The SEC Network has reached its biggest deal yet, inking an agreement to have Comcast's Xfinity cable service provide the channel to its customers. The addition of Comcast, which according to industry data is the largest provider of live video, means the SEC will be available in 46 million homes -- even if no deal is reached with DirecTV or Time Warner.
This also might be good news for Time Warner customers, as long as anti-trust laws turn out to be no match for the trend of media mergers: Comcast plans to merge with Time Warner in the future, though that might not be much comfort to Time Warner fans right now. (The other side of this is that Comcast and Time Warner likely have some idea of what each other is doing on the business side, so this might be a positive sign for TWC customers independent of the merger.)
But perhaps the biggest benefit of the move is that it continues to put pressure on DirecTV. There are now millions of customers of the satellite giant who have another outlet, besides Dish Network, to switch to if DirecTV keeps holding out. Again, if providers are under the illusion that they will face no more repercussions from SEC fans than from Pac-12 fans, they are likely mistaken.
(Bonus for Aggies: The Longhorn Network is not included in the deal, as some had speculated. So troll away. I know that's not something you're used to doing or anything.)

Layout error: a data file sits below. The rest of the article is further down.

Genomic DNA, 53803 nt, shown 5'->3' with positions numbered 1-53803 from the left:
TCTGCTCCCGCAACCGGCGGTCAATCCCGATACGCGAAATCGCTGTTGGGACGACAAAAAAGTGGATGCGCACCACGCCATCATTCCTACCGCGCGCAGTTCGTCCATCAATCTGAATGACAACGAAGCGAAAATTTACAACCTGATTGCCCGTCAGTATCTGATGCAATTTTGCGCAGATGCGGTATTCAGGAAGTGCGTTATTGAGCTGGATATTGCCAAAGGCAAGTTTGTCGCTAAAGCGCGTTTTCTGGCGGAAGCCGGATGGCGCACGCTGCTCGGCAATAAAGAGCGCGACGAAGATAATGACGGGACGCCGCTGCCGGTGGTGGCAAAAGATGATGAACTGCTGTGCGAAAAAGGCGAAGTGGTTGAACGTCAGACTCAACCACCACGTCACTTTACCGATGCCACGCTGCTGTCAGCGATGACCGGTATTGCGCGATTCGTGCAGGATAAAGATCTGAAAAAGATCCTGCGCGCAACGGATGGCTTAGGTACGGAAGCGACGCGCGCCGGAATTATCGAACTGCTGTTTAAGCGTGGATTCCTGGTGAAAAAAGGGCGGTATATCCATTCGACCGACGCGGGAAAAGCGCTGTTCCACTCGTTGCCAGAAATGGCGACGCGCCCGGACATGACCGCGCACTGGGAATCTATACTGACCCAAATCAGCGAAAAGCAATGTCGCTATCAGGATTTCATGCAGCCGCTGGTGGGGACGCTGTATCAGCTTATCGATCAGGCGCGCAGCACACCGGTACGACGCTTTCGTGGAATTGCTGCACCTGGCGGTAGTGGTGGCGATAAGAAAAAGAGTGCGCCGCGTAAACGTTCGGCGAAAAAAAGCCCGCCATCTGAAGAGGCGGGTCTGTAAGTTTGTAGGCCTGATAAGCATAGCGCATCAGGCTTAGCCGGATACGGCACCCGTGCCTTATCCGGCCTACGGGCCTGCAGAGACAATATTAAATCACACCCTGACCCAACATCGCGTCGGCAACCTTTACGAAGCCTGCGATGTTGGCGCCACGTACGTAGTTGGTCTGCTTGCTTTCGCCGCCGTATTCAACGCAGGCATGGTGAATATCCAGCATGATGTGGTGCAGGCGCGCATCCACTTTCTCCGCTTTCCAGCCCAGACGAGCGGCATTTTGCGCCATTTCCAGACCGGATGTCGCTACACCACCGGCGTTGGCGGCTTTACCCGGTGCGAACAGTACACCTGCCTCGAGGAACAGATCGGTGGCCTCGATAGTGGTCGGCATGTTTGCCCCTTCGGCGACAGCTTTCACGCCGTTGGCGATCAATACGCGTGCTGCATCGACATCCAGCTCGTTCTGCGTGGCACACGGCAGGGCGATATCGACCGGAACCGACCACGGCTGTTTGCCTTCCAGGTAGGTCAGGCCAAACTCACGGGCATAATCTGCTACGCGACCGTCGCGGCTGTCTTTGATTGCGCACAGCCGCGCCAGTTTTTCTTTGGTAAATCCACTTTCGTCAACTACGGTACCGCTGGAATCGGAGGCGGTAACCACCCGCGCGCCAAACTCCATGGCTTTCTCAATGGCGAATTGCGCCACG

Quotage. Mike Slive, start us off:
With more than three weeks still to go before launch, we are pleased to add Comcast, the largest cable television distributor in the country, to the growing list of providers that will bring the SEC Network to millions of fans nationwide.
Matt Strauss, senior vice president and general manager, video services, Comcast Cable -- make the only official statement by a Comcast bureaucrat that any real person will ever listen to:
We are extremely pleased to have reached this agreement with ESPN to deliver the SEC Network to Xfinity TV customers on multiple platforms. Whether in the home or on the go, Xfinity TV customers will be able to watch their favorite Southeastern Conference teams in more ways than ever before.
Some customers might have to bump up their cable package to get it, depending on where they live.
Comcast tells me SEC Network will be carried on Digital Starter plan in SEC states and Digital Preferred in the other markets.— Kristi Dosh (@SportsBizMiss) July 18, 2014
But the point is that millions of SEC fans will soon have access to the conference's network. And there's still time for millions more.